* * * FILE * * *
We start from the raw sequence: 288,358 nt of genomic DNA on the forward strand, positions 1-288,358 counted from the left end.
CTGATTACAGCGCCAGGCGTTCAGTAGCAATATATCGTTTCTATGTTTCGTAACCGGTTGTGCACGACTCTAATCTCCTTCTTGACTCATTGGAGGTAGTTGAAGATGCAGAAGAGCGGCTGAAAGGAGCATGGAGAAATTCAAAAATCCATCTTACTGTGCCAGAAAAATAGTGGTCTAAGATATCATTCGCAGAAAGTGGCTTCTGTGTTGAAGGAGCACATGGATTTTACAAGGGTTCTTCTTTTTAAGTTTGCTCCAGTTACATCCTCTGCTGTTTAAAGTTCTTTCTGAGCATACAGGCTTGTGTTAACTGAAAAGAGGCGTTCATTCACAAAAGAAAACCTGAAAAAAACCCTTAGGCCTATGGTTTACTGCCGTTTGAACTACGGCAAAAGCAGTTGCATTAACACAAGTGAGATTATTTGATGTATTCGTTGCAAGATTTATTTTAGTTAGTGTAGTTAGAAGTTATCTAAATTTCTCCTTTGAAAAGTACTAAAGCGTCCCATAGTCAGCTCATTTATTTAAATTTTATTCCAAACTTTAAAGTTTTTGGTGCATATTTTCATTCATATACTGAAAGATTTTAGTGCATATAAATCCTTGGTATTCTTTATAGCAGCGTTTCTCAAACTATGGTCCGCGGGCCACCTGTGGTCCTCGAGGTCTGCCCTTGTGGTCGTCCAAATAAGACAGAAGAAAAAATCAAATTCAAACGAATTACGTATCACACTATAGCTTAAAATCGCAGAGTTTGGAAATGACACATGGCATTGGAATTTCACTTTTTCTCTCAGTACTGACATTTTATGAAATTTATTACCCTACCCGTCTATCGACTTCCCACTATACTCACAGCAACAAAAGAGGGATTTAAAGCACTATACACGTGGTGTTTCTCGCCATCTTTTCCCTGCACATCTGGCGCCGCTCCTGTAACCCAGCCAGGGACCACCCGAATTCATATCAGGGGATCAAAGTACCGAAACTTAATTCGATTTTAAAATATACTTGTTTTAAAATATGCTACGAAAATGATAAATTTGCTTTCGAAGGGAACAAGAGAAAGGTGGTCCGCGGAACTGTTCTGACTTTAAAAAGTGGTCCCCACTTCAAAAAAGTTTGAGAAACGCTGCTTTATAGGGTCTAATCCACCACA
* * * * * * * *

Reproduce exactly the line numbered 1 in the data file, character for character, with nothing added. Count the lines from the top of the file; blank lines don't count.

We start from the raw sequence: 288,358 nt of genomic DNA on the forward strand, positions 1-288,358 counted from the left end.